Page 3580 - Week 12 - Tuesday, 22 October 2013

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This is not the only change. In the early 1990s just over 50 per cent of all registered marriages were preceded by the couple living together. In 2010 this figure had increased to 79 per cent and we are older when we marry as a society now. We have our children at a later age in life and many people are choosing to have children, at least initially, outside marriage. These statistics point to changing perceptions of marriages and the choices we are making in our own individual lives.

We seek to make this law with the aim of making a space beside the commonwealth Marriage Act. It is not a challenge to the commonwealth’s power to legislate for marriage. The commonwealth has not evinced its intention to legislate for same-sex marriage and in its previous legislation there has been no indication of any such interest.

Yet the commonwealth has, as we know, confirmed that it will seek to challenge this bill in the High Court. It has said that it is in Australia’s best interest that there be nationally consistent marriage laws. It has said that the commonwealth Marriage Act already provides this consistency and that this law we debate today is a threat to that well-established position. The ACT says that this law can operate concurrently with the commonwealth law in the manner intended in a federation and expressed in the constitution.

Other states, as other members have noted, have expressed a desire and intention to legislate for same-sex marriage, and we have prepared a law that seeks broad consistency with bills from those other places. There is no question that states and territories can meet the commonwealth’s concerns regarding achieving consistency in these laws across Australian state lines. The commonwealth says that its position in opposing our law is irrespective of anyone’s views on the desirability or otherwise of same-sex marriage. Madam Deputy Speaker, we beg to disagree.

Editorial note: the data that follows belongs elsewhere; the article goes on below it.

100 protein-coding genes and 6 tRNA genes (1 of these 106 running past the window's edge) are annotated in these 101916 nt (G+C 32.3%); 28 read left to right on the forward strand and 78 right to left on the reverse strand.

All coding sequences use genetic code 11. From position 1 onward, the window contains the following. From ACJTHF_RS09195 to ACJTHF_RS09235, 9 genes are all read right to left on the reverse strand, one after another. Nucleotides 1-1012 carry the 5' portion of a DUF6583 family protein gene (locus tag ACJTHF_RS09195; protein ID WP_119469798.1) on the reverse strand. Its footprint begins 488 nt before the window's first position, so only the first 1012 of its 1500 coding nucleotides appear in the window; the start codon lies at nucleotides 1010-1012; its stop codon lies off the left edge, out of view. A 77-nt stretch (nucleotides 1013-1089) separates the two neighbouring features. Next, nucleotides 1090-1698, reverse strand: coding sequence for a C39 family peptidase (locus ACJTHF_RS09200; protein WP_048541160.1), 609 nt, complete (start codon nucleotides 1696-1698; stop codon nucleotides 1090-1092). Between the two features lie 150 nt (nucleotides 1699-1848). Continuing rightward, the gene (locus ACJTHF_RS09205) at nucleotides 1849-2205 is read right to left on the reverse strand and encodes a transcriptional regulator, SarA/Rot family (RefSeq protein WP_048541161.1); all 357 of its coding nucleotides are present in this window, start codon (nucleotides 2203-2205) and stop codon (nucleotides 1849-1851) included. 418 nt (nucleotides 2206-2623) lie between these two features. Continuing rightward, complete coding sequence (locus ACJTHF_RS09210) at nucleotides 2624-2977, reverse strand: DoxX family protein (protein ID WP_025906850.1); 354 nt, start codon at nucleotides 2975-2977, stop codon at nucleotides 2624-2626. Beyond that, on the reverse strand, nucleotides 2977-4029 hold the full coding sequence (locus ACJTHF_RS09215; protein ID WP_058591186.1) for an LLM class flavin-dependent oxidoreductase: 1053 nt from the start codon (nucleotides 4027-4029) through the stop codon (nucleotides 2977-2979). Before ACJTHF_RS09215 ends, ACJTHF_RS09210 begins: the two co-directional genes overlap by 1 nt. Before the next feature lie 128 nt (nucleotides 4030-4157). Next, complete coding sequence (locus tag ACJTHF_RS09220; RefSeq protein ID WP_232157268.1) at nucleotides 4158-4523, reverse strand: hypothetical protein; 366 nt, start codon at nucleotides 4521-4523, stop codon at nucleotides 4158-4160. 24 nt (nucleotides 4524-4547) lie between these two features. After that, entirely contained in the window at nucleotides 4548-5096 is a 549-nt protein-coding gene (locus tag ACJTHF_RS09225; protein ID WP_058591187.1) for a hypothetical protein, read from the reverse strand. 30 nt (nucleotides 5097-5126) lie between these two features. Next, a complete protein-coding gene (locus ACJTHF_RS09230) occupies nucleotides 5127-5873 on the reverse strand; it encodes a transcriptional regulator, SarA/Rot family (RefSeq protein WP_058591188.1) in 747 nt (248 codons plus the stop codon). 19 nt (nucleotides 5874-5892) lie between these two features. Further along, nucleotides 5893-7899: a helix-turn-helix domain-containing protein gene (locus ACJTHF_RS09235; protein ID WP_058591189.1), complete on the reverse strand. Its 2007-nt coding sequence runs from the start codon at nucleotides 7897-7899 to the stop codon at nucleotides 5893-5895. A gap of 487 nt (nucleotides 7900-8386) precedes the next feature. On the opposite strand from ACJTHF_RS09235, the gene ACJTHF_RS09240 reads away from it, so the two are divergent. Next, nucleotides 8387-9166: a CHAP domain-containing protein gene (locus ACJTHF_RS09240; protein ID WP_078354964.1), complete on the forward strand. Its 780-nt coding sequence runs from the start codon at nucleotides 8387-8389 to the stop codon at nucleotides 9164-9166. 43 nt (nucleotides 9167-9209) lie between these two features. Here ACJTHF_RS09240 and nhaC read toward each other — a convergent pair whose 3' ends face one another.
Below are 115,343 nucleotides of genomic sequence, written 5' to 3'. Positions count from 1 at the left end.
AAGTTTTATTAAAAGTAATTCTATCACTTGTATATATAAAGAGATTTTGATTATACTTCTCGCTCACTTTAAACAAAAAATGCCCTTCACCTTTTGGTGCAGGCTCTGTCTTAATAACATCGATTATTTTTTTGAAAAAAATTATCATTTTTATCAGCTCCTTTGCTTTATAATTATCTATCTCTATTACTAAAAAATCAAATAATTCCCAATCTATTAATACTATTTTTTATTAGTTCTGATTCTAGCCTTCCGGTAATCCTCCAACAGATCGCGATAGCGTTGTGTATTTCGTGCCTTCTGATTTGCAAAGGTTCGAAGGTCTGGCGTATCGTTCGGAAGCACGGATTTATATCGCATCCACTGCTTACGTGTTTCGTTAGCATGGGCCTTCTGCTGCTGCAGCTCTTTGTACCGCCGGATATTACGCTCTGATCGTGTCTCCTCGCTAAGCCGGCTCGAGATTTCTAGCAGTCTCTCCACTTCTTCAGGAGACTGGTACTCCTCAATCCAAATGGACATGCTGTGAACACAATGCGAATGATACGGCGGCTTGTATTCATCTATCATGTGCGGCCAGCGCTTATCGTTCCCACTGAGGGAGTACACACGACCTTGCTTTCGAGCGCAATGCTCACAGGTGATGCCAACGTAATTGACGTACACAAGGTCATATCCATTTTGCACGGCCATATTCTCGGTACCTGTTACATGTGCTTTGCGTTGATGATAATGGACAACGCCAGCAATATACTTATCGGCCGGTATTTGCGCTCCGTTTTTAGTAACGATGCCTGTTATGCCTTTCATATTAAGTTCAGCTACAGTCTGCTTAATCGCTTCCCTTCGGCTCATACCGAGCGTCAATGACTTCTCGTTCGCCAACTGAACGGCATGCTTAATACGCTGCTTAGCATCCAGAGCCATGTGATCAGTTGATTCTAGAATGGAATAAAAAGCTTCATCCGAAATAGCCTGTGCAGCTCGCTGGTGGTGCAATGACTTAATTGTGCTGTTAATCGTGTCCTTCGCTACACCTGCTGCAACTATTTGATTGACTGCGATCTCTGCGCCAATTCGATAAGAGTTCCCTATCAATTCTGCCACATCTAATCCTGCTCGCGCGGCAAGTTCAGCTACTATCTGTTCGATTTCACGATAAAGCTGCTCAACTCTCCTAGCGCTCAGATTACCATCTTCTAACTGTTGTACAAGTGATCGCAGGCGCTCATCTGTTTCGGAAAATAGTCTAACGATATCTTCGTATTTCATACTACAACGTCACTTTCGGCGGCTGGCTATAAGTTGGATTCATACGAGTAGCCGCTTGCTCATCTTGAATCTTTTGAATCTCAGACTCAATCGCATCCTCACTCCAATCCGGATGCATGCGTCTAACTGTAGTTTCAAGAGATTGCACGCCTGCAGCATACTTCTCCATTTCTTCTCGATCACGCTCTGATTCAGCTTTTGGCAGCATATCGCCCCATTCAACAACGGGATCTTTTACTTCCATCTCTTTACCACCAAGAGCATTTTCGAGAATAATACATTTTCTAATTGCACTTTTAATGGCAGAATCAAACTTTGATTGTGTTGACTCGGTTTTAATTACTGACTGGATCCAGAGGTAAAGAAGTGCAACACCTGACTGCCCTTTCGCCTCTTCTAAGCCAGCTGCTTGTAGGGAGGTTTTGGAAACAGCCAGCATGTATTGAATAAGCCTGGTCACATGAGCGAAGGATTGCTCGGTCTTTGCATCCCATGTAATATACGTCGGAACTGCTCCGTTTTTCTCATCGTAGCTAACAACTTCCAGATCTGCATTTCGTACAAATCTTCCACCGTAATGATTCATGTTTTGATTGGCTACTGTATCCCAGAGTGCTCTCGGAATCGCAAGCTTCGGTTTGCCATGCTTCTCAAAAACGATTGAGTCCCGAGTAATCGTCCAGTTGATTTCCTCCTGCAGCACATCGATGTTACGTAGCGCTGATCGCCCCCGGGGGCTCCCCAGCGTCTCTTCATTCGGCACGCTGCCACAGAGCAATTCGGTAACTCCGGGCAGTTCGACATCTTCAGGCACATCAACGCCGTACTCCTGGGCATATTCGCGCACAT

The commonwealth’s announcement that they intend to proceed against the ACT law reflects the same policy position they held in 2006 when they disallowed our Civil Unions Act. The difference is the legal contrivance they now use. In 2006 the commonwealth used section 35 of the self-government act to cut down our law. While they no longer have this power, they still maintain their rigid adherence to a discriminatory policy.

This law is no threat to the commonwealth’s position unless the commonwealth’s position is to continue to perpetuate sex and gender discrimination and to use the laws of the commonwealth to perpetuate a form of segregation. The commonwealth has recognised various state and territory relationships. In 2008 it made broad amendments to its own laws to provide for property, finance and children’s matters in relation to same-sex de facto relationships. At that time the commonwealth indicated that it was legislating to eliminate discrimination against same-sex couples and their children.

The government proposes a small number of amendments to this bill to make it absolutely clear that the law is capable of operating concurrently with the commonwealth act and the ACT is willing to work with other states to make

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